Palermo – Renaissance architecture – Fontana di Pretoria

There is very little Renaissance architecture in Palermo, partly due to its physical distance from Florence and Rome, but also because of the lingering influence of the dominant Norman style. By contrast Messina, only two kilometres from the mainland, was much more amenable to the prevailing tides of architectural fashion from outside the island (my posts here).

The only notable example, other than a handful of churches and the odd palace, is the High Renaissance Fontana Pretoria, an ornamental water fountain located in Piazza Pretoria, a central square adjacent to Quattro Canti, another famous sight that is a symbol of the city (see next post). You’ll find all these places on my map.

The three-tier fountain revolves around a central basin surrounded by four bridges of stairways enclosed by balustrades.

Between the flights of stairs on the middle tier are four large basins decorated with sculptural groups representing allegories of rivers, consisting of a colossal statue lying on a cliff flanked by a newt and a nereid.

Classically these sculpture groups represent the father of all rivers, the Nile, and two of its two tributaries, as well as the Hippocrene, a river of Greek mythology. After transportation to Palermo, they were renamed for the major waterways in the city (the Papireto, Maredolce, Oreto and the Gabriele o Cariopele).

The fountain became locally known as the Fontana della Vergogna, the “fountain of shame”, partly because of the nude statues that stand around the base but also because of the disproportionate sums paid to purchase and maintain it. Due to its position in front of the city hall, it became a representation of municipal corruption.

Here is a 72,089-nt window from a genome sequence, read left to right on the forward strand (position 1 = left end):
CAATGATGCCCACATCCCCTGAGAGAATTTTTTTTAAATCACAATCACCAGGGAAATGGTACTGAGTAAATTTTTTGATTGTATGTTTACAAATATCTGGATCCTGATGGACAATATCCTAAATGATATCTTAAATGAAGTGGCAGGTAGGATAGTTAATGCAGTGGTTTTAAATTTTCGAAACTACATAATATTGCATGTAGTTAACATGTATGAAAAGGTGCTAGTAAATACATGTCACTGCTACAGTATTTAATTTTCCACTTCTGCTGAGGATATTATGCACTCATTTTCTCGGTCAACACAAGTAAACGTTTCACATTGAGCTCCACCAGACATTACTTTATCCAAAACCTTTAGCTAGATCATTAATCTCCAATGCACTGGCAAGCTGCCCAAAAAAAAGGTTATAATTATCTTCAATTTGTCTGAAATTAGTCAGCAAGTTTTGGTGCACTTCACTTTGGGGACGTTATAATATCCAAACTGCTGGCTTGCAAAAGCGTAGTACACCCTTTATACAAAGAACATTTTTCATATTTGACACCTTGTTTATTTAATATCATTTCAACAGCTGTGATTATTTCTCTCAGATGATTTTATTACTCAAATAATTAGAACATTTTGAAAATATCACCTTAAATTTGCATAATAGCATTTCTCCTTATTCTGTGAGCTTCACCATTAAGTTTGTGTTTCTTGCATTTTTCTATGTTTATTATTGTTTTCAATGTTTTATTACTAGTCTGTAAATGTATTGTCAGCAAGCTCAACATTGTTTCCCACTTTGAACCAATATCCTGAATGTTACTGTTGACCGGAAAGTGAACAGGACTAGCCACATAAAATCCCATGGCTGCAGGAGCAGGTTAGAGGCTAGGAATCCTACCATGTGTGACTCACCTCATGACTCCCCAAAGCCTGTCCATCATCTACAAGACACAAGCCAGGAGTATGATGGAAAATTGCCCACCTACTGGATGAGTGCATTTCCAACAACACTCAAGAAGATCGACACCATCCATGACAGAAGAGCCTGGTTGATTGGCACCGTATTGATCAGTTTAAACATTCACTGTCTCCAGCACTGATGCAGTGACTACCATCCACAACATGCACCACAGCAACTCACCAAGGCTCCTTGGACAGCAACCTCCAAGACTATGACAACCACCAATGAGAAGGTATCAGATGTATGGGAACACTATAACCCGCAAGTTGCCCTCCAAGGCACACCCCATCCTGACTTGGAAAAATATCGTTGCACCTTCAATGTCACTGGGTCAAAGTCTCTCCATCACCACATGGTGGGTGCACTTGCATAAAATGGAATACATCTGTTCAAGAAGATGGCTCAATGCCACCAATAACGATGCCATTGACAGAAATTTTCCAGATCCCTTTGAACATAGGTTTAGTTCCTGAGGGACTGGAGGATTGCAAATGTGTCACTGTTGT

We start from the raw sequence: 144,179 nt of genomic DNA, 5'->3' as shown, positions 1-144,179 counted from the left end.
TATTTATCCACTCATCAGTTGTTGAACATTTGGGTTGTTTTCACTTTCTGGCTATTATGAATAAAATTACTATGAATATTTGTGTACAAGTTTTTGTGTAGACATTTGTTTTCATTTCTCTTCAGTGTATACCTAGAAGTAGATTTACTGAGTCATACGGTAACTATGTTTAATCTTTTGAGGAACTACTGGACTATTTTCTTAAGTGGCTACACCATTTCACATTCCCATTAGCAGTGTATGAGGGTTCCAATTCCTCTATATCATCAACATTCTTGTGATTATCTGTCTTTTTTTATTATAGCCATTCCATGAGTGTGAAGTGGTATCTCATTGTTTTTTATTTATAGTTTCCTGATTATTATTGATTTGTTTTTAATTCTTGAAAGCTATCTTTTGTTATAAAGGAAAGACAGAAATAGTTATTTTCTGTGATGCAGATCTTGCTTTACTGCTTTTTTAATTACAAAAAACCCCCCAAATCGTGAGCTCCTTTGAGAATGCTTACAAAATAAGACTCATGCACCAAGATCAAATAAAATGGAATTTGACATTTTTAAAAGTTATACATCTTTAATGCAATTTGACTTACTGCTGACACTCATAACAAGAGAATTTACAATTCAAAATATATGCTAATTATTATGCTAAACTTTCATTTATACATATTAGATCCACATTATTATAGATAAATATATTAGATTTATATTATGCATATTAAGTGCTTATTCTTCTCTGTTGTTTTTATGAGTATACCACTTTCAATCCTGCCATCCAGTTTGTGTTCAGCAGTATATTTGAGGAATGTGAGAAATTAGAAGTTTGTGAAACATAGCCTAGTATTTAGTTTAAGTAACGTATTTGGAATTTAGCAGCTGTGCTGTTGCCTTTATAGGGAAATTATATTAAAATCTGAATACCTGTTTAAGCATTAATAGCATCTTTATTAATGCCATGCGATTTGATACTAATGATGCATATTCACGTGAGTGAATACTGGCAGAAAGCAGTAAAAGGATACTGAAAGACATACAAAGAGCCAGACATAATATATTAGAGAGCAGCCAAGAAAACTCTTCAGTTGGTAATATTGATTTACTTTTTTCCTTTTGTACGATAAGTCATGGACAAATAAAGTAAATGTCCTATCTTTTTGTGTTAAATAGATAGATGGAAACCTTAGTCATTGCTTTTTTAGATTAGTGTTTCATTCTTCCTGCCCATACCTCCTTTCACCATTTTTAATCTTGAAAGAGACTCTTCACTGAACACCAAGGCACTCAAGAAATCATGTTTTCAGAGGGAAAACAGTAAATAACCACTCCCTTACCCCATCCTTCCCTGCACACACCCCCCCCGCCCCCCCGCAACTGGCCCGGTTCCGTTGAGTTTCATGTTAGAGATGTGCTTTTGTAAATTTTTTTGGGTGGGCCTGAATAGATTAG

Other statues depict fables, monsters, tritons, neirids and nymphs, many spraying jets of water. The fountain was originally commissioned by Luigi Alvarez de Toledo and completed in 1555 by Florentine artist Franscesco Cammilliani, with the help of Michelangelo Naccerino. However Alvarez was forced to reign in his spending so the fountain was sold to the city of Palermo, dismantled into 644 pieces for transportion, and reassembled by Camillo Camilliani (son of Franscesco) in Palermo some twenty years later.

Of the original 48 statues, a few pieces were lost in transit (some possibly kept by Alvarez), others were damaged and a few more were added to make the fountain more suitable for Palermo. The latter include a Venus (I presume the recumbent female figure representing a river above) by Antonio Gagini (from the famous local family of sculptors) and a statue of Bacchus, who tops the fountain, which was remodelled to identify with the Genius of Palermo (a symbol of the city, see later post).

For a few euros you can get a great view of the fountain from the roof of the Chiesa e Monastero di Santa Caterina d’Alessandria (the marzipan monastry, see later post) which overlooks Piazza Pretoria. In the past you could also get a view for free, from the roof of the city hall Palazzo Pretoria, but this wasn’t possible when I went during the Covid pandemic.

On to the Baroque next!

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